To examine whether smoke exposure altered macrophage phagocytic activity, animals were sham or cigarette smoke exposed for 8 weeks. Alveolar macrophages were isolated, overlaid with hIgG-opsonized latex beads, and allowed to phagocytose for 1 hour. Figure 7B shows that the percentage of macrophages phagocytosing one or more beads and the average number of beads associated with each macrophage were similar between smoke- and sham-exposed animals.

Inoculation with Inactivated P. aeruginosa

We next investigated whether increased inflammation observed in smoke-exposed animals depends on inoculation with live, intact P. aeruginosa. Figure 8A

shows that the total cell number as well as mononuclear cells and neutrophils were similar between smoke- and sham-exposed animals after inoculation with 106 cfu of inactivated bacteria. Moreover, a similar clinical score (Figure 8B) and a weight loss of approximately 0.5 g (data not shown) were observed in smoke- and sham-exposed mice. Levels of TNF-α expression were reduced by approximately 40%; however, this decrease did not reach significance (p = 0.066) (Figure 8C). At 104 cfu of inactivated bacteria, the BAL cellular profile in sham- and smoke-exposed animals was similar to that observed in sham and smoke-only exposed mice (data not shown). TNF-α expression was below the sensitivity of the assay in both groups (data not shown). Finally, similar levels of inflammatory cells and TNF-α were observed between smoke- and sham-exposed animals after inoculation with LPS (data not shown).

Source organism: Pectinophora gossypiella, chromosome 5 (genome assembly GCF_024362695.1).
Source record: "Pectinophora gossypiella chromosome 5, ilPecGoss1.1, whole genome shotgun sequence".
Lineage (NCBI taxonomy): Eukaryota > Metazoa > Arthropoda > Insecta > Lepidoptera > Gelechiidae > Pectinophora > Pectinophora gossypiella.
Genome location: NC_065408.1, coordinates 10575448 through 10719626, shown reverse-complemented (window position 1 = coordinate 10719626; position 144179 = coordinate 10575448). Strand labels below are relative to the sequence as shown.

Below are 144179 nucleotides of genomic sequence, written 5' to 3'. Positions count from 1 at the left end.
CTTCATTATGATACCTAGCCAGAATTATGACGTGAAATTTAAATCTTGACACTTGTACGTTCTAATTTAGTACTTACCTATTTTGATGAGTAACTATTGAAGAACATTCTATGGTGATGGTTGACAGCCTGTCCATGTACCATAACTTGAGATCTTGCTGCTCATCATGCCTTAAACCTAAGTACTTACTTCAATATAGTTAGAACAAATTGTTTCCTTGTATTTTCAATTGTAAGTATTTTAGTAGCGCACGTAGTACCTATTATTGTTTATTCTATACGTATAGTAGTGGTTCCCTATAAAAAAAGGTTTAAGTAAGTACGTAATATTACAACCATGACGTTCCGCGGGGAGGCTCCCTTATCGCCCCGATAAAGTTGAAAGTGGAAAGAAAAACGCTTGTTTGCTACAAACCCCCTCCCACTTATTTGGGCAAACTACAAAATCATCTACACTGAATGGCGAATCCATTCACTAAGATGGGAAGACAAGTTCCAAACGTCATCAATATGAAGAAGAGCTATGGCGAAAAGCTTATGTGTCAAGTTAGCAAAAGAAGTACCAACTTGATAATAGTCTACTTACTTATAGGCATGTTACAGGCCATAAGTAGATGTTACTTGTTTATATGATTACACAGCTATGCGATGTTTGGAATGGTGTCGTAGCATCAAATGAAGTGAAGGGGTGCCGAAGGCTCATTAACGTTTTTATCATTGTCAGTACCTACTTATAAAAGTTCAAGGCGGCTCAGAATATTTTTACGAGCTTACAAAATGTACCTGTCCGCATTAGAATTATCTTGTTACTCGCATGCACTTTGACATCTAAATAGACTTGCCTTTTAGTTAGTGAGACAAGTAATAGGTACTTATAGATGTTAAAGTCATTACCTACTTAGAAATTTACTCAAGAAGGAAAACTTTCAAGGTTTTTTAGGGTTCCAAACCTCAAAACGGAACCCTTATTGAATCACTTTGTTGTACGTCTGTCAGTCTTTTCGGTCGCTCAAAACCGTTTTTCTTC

Accumulating data suggest that cigarette smoke compromises the immune system (23, 24). As a consequence, infectious agents may be cleared ineffectively and elicit prolonged inflammation. Such processes may contribute to the pathogenesis of smoking-related diseases such as COPD. In this study, we investigated the impact of cigarette smoke exposure on bacterial clearance and immune-inflammatory processes after infection with P. aeruginosa in mice.

To expose mice to cigarette smoke, we used a mainstream cigarette smoke exposure system typically used to study smoke-induced emphysema in rodents. The system was first described for guinea pigs (19) and was later modified to accommodate mice (20). In this study, animals were exposed to cigarette smoke for 6–8 weeks because we previously observed profound differences in antiviral responsiveness at this time point (25). To model bacterial infection, we elected to use P. aeruginosa partly because of its clinical relevance to COPD (410) and partly because the bacillus typically infects areas with compromised defense mechanisms (13).